The Planetary Parade
See if you can spot the five naked-eye planets
Sunset reveals Jupiter high in the south, shining far brighter than any other object. The king of planets is truly massive — more than twice as large as all the other planets combined. That’s a lot of reflective surface, which makes up for its distance from the sun. While more than three times as far from the sun as its inner neighbor Mars, Jupiter is second in brightness only to Venus. And despite its huge girth, Jupiter spins faster than any other planet, so that one Jovian day is less than 10 Earth hours.
As darkness settles, scan the southwest horizon for another bright planet, fleet Mercury. The next two weeks will be its best evening appearance until spring. The innermost planet, Mercury never strays far from the sun, and even then it never climbs more than 15 degrees above the horizon and never lingers for more than an hour or so. Unlike the other planets, which appear for months, even seasons at a time, Mercury’s appearances are few and fleeting. Yet the planet outshines all but the brightest stars. Of all the planets, Mercury spins the slowest, taking two Earth months to complete one rotation.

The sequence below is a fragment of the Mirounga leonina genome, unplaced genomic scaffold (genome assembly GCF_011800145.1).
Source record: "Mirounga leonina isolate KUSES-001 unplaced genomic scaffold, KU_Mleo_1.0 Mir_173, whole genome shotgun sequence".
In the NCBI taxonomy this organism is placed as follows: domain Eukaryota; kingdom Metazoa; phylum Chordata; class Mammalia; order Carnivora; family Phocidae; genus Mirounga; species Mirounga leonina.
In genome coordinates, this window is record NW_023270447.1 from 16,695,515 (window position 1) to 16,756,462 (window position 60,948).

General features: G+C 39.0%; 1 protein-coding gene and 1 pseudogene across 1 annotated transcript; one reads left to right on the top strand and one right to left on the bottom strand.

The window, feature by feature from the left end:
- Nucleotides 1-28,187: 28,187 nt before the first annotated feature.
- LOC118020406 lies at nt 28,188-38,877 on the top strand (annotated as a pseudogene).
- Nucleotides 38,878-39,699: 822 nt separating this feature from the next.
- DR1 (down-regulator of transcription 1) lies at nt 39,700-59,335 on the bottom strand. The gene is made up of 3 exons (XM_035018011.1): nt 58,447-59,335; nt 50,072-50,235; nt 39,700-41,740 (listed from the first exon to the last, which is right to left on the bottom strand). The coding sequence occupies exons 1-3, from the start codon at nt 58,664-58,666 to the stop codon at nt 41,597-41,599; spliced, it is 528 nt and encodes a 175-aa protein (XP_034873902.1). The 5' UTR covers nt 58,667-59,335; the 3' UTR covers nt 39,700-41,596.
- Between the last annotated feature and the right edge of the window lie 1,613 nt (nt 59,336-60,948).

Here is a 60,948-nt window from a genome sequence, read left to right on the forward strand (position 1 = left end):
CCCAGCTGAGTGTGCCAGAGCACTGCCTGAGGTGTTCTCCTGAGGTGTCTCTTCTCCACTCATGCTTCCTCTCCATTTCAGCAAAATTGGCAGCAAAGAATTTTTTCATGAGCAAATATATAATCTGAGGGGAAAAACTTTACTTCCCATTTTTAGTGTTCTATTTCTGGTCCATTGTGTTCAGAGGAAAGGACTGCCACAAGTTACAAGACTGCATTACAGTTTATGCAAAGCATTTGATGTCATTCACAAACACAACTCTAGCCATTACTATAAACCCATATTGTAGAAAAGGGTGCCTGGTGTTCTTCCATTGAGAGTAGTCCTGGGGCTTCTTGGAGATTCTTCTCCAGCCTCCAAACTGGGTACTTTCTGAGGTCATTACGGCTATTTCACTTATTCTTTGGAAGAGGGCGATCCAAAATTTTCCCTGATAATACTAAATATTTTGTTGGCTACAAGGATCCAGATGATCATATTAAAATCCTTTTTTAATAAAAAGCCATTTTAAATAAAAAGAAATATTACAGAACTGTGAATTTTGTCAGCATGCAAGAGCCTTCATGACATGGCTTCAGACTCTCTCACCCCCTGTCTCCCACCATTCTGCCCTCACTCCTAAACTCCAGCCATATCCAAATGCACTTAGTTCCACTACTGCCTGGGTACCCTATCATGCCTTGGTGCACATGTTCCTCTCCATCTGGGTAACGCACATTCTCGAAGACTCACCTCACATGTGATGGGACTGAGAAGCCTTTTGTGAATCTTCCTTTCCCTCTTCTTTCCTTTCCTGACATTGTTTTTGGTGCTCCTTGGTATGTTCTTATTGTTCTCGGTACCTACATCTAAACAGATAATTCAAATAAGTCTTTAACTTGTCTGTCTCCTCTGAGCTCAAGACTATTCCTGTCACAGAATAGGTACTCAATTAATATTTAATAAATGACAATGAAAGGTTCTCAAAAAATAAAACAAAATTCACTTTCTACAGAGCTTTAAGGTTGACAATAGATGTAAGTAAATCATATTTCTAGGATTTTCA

Mars, too, hovers above the southwest horizon immediately after evening twilight. You may need binoculars to pick out the red planet, several times dimmer than Mercury, from twilight’s haze.
Rising in the east at 4am, Saturn fills the sky’s planetary void. Almost twice as far from the sun as Jupiter, Saturn appears at first blush as a typical star. But with even a modest telescope, Saturn’s rings come into view as well as some of the larger of its 25 known moons.
Venus rises an hour after Saturn, but there should be no mistaking this planet for a star; it is the single brightest celestial object other than the sun and moon. Midway between it and Saturn is the blue-white star Spica.